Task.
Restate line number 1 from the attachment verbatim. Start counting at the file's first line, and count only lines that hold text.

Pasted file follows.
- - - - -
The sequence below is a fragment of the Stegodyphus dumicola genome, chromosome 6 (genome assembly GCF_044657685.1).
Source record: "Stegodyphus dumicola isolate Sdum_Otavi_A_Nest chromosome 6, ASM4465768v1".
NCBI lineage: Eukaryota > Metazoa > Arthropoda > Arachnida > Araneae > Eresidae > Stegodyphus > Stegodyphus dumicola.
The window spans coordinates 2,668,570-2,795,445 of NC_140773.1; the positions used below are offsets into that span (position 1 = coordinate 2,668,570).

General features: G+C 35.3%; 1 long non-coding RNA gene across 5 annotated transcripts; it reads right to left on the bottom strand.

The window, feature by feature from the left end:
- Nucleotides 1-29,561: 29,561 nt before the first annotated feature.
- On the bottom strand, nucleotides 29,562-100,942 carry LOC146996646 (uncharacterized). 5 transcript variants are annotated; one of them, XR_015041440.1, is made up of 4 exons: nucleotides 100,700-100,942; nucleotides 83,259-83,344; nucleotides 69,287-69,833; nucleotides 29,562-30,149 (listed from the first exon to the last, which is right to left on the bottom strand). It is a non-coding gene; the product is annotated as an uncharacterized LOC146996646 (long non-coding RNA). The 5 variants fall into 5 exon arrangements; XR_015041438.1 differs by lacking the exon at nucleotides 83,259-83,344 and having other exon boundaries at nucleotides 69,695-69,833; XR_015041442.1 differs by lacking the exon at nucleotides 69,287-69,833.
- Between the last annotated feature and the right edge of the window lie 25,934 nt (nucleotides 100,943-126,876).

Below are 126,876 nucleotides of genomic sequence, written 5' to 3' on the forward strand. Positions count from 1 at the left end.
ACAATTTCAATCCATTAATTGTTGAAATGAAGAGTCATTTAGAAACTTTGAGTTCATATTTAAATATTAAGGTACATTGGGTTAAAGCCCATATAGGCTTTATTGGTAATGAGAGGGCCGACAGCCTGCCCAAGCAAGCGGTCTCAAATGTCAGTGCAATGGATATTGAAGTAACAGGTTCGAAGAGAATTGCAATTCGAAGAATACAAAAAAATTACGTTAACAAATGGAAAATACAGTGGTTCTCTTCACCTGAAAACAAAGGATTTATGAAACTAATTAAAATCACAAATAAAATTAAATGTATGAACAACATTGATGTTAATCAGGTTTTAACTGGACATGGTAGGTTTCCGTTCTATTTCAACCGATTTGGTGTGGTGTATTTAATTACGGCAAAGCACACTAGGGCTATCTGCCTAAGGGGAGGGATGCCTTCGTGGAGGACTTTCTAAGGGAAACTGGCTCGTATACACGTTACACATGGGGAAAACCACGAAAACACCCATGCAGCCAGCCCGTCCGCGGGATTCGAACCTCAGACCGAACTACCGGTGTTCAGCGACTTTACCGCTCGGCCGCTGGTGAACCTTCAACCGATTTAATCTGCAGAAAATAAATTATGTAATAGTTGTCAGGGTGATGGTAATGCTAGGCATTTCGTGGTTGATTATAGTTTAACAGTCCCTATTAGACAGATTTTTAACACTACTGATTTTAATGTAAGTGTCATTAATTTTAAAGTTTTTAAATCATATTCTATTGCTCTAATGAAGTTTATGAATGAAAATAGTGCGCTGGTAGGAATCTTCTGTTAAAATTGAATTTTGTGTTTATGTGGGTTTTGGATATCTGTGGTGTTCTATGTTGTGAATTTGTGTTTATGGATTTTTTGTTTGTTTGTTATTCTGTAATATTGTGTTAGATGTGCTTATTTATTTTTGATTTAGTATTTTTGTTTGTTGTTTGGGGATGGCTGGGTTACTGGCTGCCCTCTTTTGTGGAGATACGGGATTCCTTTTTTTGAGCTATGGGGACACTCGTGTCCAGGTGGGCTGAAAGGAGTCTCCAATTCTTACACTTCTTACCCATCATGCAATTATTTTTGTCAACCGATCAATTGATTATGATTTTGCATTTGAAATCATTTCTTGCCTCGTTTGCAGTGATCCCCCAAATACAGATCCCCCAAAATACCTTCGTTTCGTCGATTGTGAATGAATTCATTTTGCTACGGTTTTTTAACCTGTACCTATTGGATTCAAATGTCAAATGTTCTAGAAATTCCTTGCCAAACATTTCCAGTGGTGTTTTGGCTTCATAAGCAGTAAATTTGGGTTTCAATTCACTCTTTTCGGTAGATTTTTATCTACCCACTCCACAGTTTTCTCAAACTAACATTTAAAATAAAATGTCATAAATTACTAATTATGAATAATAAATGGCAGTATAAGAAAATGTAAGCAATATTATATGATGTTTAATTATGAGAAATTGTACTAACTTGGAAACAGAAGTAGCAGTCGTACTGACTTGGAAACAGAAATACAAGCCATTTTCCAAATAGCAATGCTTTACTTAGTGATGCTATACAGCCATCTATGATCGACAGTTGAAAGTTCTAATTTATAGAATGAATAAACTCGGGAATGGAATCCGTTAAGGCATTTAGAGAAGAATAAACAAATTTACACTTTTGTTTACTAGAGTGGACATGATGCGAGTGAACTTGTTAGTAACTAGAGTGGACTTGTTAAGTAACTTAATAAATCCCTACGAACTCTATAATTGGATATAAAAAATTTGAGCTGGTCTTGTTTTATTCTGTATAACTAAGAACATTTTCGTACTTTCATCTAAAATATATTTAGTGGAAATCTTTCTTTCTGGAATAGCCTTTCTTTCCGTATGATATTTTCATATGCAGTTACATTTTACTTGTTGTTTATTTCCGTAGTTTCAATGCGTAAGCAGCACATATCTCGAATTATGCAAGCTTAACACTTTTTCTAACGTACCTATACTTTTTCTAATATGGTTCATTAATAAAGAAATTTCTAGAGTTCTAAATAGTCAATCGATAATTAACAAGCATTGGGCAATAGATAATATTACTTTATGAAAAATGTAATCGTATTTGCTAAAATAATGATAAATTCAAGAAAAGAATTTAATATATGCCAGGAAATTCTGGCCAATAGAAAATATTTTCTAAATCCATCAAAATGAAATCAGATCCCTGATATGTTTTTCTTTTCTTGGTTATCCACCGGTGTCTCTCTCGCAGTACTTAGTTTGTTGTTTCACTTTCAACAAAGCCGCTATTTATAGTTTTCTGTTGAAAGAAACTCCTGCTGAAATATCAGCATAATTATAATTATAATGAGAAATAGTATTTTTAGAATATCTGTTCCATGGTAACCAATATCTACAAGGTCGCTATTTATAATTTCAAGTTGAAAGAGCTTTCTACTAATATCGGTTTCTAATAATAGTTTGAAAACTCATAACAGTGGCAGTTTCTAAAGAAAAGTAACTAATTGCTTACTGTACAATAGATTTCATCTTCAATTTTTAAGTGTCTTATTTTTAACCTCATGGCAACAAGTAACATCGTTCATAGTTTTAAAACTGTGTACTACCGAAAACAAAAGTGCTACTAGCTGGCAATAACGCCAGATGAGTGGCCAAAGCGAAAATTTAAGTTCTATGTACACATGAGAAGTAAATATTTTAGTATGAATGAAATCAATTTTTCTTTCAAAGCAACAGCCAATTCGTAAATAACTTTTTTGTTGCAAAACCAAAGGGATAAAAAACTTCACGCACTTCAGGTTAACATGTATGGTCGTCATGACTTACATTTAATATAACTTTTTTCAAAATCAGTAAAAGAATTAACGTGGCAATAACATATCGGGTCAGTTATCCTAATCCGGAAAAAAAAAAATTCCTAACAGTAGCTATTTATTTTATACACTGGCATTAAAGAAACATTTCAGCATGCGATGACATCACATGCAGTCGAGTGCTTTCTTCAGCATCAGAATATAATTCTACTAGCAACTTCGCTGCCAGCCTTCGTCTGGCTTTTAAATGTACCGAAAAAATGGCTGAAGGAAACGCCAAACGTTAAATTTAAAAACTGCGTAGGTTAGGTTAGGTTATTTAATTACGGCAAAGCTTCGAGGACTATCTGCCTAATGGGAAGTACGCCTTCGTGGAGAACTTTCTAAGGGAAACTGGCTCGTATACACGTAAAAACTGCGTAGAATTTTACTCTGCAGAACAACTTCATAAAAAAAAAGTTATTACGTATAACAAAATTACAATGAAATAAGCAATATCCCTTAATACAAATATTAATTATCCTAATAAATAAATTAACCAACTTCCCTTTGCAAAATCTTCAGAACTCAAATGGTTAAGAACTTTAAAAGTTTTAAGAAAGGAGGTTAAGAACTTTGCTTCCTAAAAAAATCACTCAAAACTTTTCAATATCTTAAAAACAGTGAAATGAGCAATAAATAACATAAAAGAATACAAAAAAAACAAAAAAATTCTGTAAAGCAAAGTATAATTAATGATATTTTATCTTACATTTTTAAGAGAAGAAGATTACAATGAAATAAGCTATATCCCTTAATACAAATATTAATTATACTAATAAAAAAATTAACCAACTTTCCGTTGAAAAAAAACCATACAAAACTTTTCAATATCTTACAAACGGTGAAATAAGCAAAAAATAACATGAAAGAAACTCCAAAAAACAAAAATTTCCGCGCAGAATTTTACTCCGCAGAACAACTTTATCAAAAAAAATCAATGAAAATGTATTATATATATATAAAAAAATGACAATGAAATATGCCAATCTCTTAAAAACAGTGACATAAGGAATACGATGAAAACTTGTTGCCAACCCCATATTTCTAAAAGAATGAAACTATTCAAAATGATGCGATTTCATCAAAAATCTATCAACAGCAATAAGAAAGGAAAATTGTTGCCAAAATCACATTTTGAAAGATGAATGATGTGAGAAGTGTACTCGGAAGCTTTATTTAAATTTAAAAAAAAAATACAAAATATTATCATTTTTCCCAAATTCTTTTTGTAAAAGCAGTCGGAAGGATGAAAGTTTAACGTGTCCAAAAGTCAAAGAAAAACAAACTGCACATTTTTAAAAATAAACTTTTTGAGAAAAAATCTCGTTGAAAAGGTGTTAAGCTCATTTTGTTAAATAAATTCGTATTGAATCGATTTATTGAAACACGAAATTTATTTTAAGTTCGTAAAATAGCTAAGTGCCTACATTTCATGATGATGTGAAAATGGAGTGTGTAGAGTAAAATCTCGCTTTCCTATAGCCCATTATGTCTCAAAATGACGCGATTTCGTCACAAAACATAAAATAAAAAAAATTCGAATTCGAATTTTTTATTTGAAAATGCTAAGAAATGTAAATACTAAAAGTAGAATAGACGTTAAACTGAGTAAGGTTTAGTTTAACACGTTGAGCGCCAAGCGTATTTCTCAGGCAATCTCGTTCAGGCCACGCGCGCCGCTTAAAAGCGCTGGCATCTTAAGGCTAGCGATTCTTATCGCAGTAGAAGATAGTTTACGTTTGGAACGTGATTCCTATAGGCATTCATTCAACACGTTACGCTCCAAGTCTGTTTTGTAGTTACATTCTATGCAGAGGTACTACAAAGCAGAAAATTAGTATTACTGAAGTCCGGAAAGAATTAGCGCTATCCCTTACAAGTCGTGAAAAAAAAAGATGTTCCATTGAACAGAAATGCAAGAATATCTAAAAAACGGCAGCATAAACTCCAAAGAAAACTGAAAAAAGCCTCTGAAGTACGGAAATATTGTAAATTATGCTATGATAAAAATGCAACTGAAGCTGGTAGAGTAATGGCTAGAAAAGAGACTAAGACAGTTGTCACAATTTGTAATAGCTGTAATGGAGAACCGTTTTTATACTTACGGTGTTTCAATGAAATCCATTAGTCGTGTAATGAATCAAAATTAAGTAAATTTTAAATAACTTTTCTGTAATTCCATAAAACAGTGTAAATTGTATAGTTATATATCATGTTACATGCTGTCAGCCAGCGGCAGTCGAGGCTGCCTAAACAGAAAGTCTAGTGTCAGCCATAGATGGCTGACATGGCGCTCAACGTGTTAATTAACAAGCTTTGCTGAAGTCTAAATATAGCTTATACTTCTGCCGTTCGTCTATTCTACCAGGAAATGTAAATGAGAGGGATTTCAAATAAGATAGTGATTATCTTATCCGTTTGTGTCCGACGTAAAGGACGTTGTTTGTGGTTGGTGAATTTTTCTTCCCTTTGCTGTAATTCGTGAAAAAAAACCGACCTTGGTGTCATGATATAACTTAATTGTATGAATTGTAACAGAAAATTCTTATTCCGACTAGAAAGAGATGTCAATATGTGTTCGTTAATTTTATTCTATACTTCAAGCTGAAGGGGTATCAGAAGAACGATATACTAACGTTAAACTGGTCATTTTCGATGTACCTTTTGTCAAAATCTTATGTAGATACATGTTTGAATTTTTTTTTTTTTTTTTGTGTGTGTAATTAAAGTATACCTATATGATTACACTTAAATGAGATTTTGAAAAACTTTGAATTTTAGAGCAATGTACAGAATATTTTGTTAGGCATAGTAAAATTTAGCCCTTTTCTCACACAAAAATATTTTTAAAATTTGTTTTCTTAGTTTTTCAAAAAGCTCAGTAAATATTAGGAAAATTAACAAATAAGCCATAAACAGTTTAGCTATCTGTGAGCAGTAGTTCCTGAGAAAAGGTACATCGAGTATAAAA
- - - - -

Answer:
The sequence below is a fragment of the Stegodyphus dumicola genome, chromosome 6 (genome assembly GCF_044657685.1).